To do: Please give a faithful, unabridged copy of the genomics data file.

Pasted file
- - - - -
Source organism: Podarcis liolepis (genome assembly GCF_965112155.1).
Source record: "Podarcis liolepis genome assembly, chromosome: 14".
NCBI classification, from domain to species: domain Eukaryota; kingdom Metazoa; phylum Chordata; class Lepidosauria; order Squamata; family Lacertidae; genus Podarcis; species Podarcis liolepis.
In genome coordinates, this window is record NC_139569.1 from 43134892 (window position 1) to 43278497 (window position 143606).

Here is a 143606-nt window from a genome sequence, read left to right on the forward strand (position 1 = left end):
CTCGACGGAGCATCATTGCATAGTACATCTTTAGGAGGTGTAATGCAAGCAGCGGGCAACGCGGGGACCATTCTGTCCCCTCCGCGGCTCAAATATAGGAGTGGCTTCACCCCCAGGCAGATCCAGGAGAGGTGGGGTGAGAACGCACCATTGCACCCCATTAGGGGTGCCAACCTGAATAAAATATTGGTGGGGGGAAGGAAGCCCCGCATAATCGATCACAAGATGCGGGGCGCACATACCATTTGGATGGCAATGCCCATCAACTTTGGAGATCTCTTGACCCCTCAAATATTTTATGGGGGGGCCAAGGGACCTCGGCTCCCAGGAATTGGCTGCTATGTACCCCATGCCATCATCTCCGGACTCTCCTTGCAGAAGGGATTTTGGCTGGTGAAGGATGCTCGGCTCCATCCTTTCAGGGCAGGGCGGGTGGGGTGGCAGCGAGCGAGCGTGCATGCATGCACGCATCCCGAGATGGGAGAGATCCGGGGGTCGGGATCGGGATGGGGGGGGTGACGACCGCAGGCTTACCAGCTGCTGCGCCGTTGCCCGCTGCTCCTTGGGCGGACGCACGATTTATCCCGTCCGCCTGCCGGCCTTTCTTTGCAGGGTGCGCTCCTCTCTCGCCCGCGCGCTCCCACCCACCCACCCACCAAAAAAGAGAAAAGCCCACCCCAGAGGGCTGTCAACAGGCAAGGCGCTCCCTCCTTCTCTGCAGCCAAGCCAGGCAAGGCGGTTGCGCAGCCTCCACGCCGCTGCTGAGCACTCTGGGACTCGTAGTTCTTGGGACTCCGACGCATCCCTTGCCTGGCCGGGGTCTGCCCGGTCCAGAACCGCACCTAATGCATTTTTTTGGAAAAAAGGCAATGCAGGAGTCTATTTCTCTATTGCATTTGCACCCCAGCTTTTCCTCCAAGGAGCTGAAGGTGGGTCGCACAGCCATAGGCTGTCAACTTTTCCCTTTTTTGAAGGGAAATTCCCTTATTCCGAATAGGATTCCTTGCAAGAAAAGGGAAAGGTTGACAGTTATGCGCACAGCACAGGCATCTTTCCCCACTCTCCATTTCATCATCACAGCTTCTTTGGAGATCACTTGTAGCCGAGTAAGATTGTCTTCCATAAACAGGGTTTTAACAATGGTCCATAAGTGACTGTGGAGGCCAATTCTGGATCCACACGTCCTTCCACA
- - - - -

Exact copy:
Source organism: Podarcis liolepis (genome assembly GCF_965112155.1).
Source record: "Podarcis liolepis genome assembly, chromosome: 14".
NCBI classification, from domain to species: domain Eukaryota; kingdom Metazoa; phylum Chordata; class Lepidosauria; order Squamata; family Lacertidae; genus Podarcis; species Podarcis liolepis.
In genome coordinates, this window is record NC_139569.1 from 43134892 (window position 1) to 43278497 (window position 143606).

Here is a 143606-nt window from a genome sequence, read left to right on the forward strand (position 1 = left end):
CTCGACGGAGCATCATTGCATAGTACATCTTTAGGAGGTGTAATGCAAGCAGCGGGCAACGCGGGGACCATTCTGTCCCCTCCGCGGCTCAAATATAGGAGTGGCTTCACCCCCAGGCAGATCCAGGAGAGGTGGGGTGAGAACGCACCATTGCACCCCATTAGGGGTGCCAACCTGAATAAAATATTGGTGGGGGGAAGGAAGCCCCGCATAATCGATCACAAGATGCGGGGCGCACATACCATTTGGATGGCAATGCCCATCAACTTTGGAGATCTCTTGACCCCTCAAATATTTTATGGGGGGGCCAAGGGACCTCGGCTCCCAGGAATTGGCTGCTATGTACCCCATGCCATCATCTCCGGACTCTCCTTGCAGAAGGGATTTTGGCTGGTGAAGGATGCTCGGCTCCATCCTTTCAGGGCAGGGCGGGTGGGGTGGCAGCGAGCGAGCGTGCATGCATGCACGCATCCCGAGATGGGAGAGATCCGGGGGTCGGGATCGGGATGGGGGGGGTGACGACCGCAGGCTTACCAGCTGCTGCGCCGTTGCCCGCTGCTCCTTGGGCGGACGCACGATTTATCCCGTCCGCCTGCCGGCCTTTCTTTGCAGGGTGCGCTCCTCTCTCGCCCGCGCGCTCCCACCCACCCACCCACCAAAAAAGAGAAAAGCCCACCCCAGAGGGCTGTCAACAGGCAAGGCGCTCCCTCCTTCTCTGCAGCCAAGCCAGGCAAGGCGGTTGCGCAGCCTCCACGCCGCTGCTGAGCACTCTGGGACTCGTAGTTCTTGGGACTCCGACGCATCCCTTGCCTGGCCGGGGTCTGCCCGGTCCAGAACCGCACCTAATGCATTTTTTTGGAAAAAAGGCAATGCAGGAGTCTATTTCTCTATTGCATTTGCACCCCAGCTTTTCCTCCAAGGAGCTGAAGGTGGGTCGCACAGCCATAGGCTGTCAACTTTTCCCTTTTTTGAAGGGAAATTCCCTTATTCCGAATAGGATTCCTTGCAAGAAAAGGGAAAGGTTGACAGTTATGCGCACAGCACAGGCATCTTTCCCCACTCTCCATTTCATCATCACAGCTTCTTTGGAGATCACTTGTAGCCGAGTAAGATTGTCTTCCATAAACAGGGTTTTAACAATGGTCCATAAGTGACTGTGGAGGCCAATTCTGGATCCACACGTCCTTCCACA